Despite an increase in the unemployment rate, the US labor market continues to show strength. In August, employers added 315,000 jobs and while the unemployment rate rose to 3.7% it was due to more people joining the labor force and looking for work. While today’s jobs numbers are less than last month’s blowout, the three month average for jobs added is 378,000 per month. With increased labor force participation and robust employer demand for workers, today’s report underscores the labor market is not in a recession. 

The fly in the ointment of today’s report is the increase in the unemployment rate. But when looking closely, the rise is ultimately due to positive reasons. Labor force participation rose for all workers including prime-age workers, those ages 25-54. It particularly rose for prime-age women, jumping nearly a whole percentage point. This means that more people are participating in the labor market, and while some of those individuals may not be employed yet, this is promising news for employers. With prime age labor force participation nearly back at its pre-pandemic level, labor supply looks to be recovering better than we’ve seen over the past few months.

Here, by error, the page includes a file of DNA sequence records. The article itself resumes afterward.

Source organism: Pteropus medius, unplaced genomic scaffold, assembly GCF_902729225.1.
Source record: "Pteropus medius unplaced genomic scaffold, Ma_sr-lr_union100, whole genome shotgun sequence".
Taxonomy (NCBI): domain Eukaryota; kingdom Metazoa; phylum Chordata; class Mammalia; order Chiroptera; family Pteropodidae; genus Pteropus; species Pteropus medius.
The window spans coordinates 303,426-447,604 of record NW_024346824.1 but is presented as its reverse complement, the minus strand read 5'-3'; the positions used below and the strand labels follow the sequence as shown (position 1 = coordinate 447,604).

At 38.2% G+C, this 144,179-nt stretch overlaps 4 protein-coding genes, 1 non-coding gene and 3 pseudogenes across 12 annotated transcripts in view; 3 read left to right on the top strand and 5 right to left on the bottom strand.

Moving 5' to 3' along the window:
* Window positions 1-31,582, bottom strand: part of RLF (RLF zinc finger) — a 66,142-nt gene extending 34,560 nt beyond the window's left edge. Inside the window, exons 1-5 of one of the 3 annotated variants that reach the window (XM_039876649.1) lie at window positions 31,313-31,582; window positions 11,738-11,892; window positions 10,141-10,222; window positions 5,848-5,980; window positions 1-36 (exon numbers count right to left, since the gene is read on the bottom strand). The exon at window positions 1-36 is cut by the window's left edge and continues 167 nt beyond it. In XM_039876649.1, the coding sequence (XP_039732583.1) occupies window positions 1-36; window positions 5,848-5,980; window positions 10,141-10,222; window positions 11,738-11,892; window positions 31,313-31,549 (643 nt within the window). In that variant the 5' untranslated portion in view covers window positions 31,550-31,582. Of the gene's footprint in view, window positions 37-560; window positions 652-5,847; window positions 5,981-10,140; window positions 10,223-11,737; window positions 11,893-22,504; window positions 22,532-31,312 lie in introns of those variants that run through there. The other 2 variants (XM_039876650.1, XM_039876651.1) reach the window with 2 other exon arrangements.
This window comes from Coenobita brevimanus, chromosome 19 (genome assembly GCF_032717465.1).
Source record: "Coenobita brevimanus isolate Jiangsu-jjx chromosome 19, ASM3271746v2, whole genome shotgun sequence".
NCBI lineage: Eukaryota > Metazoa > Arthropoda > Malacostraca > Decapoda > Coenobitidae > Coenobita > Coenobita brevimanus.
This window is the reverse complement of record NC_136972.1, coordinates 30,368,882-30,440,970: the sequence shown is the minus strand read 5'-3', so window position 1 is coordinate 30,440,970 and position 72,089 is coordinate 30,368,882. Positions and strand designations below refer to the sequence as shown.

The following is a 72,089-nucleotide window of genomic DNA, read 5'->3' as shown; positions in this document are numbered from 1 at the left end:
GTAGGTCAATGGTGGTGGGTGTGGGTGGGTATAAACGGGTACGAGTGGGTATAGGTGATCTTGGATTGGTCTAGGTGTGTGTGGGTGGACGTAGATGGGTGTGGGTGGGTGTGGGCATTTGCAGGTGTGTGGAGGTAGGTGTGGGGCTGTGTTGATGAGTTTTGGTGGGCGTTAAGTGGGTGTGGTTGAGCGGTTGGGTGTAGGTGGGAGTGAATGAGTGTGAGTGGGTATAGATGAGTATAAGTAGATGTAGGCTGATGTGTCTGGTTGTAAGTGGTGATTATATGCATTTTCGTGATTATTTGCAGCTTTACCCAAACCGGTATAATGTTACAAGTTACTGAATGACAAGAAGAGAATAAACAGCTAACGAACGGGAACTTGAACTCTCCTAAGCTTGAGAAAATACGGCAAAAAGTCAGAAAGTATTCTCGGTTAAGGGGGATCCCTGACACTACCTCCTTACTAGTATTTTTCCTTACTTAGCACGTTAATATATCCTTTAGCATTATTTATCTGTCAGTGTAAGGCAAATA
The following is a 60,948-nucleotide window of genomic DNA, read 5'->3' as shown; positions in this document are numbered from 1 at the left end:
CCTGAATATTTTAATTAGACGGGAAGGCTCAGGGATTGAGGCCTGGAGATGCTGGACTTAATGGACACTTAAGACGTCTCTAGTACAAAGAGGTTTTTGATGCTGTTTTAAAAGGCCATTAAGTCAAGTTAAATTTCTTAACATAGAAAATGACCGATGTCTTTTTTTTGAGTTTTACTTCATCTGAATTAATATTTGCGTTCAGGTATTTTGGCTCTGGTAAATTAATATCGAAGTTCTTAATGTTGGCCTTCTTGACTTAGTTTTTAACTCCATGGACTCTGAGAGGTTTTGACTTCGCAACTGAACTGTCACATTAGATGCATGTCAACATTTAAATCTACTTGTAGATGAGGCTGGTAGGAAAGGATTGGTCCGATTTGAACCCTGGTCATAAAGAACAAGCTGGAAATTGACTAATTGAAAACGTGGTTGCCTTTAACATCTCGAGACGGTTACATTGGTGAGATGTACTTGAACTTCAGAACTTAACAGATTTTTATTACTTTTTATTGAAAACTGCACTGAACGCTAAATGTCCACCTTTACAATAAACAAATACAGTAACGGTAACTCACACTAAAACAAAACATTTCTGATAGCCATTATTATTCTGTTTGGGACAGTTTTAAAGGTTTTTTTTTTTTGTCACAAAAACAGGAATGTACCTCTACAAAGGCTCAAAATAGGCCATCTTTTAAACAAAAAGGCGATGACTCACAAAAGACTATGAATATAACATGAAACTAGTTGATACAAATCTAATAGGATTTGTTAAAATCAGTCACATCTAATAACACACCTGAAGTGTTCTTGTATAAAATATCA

While there have been hiring freezes and layoff announcements from the tech sector, 7,000 information jobs were added and the sector is up 4.4% compared to pre-pandemic. However, leisure and hospitality payroll gains posted a disappointing slowdown and the sector remains nearly 7.2% below its February 2020 level. 

Today’s report answers the persistent recession question, at least for today: we are not in a recession. The US labor market remains strong with employers adding jobs and labor supply coming back online. More labor force participation gave rise to an increased unemployment rate, which may help the Federal Reserve achieve its soft landing. While there are clouds on the horizon in the form of tightening monetary policy and geopolitical instability, the sun is still shining on the US labor market.